The depth of the ground water level varied from 0.4 to 0.9 m during the period of the field campaign.

Dynamic penetration apparatus and adjustments

The field campaign was carried out using DPSH-B equipment (a Sunda Menhir 100 kN-DPSH penetrometer), with a standard r value (1.14 cm). The cross-sectional area of the cone (A) was 20.03 cm2.

This wheeled DP apparatus has to be transported by vehicle. In this case, an off-road vehicle was used (Fig. 11).

Fig. 11
figure 11

Dynamic penetration apparatus and vehicle

The Sunda penetrometer is prepared to be used for DPSH-B and DPSH-A (in such a case, just by taking down the hammer height magnetic controlling sensor a total of 25 cm). DPM tests can also be undertaken. In this case, not only the sensor has to be taken down 25 cm, but the hammer has to be replaced by a 50-kg hammer (also provided with the original penetrometer).

Pursuant to ISO-AENOR-CEN (2005, 2011), the instrumented section was located at a distance of 32.6 m from the top of the anvil (greater than ten times the diameter of the bars). A schematic figure of penetrometer can be seen in Fig. 11.

The aim of this research is to perform different DP tests and plot their results in figures such as Figs. 1 and 5 in order to find out if Th really exists or not. There is therefore a need to perform tests in which different ENTHRUcone are obtained. Due to the latter, the penetrometer was adapted for being able to perform tests in which the nominal energies could be easily changed.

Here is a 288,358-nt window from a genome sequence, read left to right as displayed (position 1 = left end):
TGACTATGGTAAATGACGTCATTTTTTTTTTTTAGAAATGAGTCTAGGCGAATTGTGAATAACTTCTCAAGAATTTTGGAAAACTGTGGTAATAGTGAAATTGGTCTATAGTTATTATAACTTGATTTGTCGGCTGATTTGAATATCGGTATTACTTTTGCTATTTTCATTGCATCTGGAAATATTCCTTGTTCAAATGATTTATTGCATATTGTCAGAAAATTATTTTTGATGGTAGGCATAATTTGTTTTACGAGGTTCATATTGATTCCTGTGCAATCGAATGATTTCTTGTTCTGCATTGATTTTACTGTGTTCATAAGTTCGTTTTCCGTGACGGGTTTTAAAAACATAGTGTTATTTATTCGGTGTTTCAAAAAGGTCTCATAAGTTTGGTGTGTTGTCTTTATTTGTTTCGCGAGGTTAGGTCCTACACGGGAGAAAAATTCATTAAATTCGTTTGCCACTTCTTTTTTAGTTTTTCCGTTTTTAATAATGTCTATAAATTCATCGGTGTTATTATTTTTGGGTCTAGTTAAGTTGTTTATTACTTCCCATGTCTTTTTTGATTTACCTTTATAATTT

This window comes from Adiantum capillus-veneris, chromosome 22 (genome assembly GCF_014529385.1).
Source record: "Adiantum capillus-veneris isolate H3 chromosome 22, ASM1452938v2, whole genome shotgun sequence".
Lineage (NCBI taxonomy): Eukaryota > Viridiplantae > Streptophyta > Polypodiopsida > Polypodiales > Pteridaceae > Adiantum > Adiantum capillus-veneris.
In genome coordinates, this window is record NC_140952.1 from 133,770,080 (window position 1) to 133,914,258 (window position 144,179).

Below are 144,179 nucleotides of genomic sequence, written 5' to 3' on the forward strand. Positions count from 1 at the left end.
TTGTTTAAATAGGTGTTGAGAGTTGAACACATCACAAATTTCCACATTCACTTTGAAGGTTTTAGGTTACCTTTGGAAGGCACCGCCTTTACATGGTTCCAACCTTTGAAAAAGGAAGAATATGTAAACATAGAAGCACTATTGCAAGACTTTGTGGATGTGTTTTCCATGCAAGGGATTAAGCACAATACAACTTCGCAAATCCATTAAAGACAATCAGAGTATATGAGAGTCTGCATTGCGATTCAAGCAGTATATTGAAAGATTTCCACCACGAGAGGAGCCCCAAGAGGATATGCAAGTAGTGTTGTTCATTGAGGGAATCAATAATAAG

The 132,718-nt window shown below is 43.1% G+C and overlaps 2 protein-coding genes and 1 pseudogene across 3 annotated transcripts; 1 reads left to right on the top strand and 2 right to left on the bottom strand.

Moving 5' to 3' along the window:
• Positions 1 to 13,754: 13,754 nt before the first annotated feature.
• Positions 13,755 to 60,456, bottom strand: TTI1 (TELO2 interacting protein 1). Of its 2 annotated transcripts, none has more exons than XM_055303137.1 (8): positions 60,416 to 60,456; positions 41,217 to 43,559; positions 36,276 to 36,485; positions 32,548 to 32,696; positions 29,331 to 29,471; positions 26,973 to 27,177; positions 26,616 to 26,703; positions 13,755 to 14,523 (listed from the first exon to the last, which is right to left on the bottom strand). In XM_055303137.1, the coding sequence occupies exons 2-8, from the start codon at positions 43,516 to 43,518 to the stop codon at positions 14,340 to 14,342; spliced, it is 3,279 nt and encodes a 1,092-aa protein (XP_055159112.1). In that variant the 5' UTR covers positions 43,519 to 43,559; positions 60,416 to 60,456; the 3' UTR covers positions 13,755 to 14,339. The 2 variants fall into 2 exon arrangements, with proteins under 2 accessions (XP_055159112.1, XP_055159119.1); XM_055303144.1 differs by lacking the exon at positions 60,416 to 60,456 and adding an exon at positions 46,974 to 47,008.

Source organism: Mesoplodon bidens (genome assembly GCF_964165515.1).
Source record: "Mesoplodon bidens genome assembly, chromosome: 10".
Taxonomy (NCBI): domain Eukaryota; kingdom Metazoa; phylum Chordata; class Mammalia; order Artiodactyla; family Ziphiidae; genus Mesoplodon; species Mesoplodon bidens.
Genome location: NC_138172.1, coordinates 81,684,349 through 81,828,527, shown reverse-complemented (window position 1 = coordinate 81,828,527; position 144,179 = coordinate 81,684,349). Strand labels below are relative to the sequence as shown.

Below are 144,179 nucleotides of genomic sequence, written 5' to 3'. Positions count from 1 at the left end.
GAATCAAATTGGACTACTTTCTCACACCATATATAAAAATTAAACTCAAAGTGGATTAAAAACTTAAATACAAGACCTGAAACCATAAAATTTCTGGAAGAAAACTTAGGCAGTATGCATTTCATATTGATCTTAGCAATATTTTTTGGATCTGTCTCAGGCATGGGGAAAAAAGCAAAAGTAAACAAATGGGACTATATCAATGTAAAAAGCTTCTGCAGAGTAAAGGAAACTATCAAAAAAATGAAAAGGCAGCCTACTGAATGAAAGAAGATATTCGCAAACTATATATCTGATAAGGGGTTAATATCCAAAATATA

Nominal energies can be transformed either by changing the height of fall or the mass of the hammer.

In such a way, the dynamic penetrometer was first modified in order to be able to change the height of fall. This was fairly easy, as it just consisted of changing the location of a magnetic sensor, by drilling the support bar where the sensor is attached (see Fig. 12). In this manner, the height of fall of the hammer could be chosen from 40 to 75 cm (every 5 cm).

Fig. 12
figure 12

Dynamic penetrometer: amendment details

The original hammer was then replaced by another smaller hammer and a series of additional steel plates that could be bolted to the hammer or not, as can be seen in Fig. 12. This new hammer and steel plates should fulfill some geometrical requirements of the penetrometer architecture.